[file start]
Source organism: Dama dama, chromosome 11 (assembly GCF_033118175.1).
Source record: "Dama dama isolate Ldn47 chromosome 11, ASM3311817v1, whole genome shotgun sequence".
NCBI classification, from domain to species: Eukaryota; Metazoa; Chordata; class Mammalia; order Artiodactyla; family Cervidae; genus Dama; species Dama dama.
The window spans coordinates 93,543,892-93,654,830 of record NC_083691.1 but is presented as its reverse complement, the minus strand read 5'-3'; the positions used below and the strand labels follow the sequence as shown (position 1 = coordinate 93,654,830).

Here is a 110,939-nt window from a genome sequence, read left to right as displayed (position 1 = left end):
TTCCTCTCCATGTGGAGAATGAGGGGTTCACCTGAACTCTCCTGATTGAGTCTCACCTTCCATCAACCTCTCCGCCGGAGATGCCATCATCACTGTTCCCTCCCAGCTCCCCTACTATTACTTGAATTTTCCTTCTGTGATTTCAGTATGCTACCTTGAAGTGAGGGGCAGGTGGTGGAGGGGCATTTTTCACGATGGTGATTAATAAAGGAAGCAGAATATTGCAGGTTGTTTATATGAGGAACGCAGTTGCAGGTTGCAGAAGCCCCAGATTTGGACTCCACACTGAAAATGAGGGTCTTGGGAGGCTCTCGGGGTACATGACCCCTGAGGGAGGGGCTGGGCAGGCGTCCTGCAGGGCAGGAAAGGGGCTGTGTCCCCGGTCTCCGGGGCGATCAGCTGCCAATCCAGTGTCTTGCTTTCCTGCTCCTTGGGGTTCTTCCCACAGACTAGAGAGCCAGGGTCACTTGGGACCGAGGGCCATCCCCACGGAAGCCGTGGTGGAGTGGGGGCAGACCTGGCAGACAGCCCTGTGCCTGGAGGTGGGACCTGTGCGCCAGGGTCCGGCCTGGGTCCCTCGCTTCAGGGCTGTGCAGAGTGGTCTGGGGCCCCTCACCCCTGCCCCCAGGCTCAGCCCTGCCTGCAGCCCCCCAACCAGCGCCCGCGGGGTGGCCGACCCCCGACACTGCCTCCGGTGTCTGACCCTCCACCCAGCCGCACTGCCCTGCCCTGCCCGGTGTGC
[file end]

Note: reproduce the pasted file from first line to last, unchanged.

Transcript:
Source organism: Dama dama, chromosome 11 (assembly GCF_033118175.1).
Source record: "Dama dama isolate Ldn47 chromosome 11, ASM3311817v1, whole genome shotgun sequence".
NCBI classification, from domain to species: Eukaryota; Metazoa; Chordata; class Mammalia; order Artiodactyla; family Cervidae; genus Dama; species Dama dama.
The window spans coordinates 93,543,892-93,654,830 of record NC_083691.1 but is presented as its reverse complement, the minus strand read 5'-3'; the positions used below and the strand labels follow the sequence as shown (position 1 = coordinate 93,654,830).

Here is a 110,939-nt window from a genome sequence, read left to right as displayed (position 1 = left end):
TTCCTCTCCATGTGGAGAATGAGGGGTTCACCTGAACTCTCCTGATTGAGTCTCACCTTCCATCAACCTCTCCGCCGGAGATGCCATCATCACTGTTCCCTCCCAGCTCCCCTACTATTACTTGAATTTTCCTTCTGTGATTTCAGTATGCTACCTTGAAGTGAGGGGCAGGTGGTGGAGGGGCATTTTTCACGATGGTGATTAATAAAGGAAGCAGAATATTGCAGGTTGTTTATATGAGGAACGCAGTTGCAGGTTGCAGAAGCCCCAGATTTGGACTCCACACTGAAAATGAGGGTCTTGGGAGGCTCTCGGGGTACATGACCCCTGAGGGAGGGGCTGGGCAGGCGTCCTGCAGGGCAGGAAAGGGGCTGTGTCCCCGGTCTCCGGGGCGATCAGCTGCCAATCCAGTGTCTTGCTTTCCTGCTCCTTGGGGTTCTTCCCACAGACTAGAGAGCCAGGGTCACTTGGGACCGAGGGCCATCCCCACGGAAGCCGTGGTGGAGTGGGGGCAGACCTGGCAGACAGCCCTGTGCCTGGAGGTGGGACCTGTGCGCCAGGGTCCGGCCTGGGTCCCTCGCTTCAGGGCTGTGCAGAGTGGTCTGGGGCCCCTCACCCCTGCCCCCAGGCTCAGCCCTGCCTGCAGCCCCCCAACCAGCGCCCGCGGGGTGGCCGACCCCCGACACTGCCTCCGGTGTCTGACCCTCCACCCAGCCGCACTGCCCTGCCCTGCCCGGTGTGC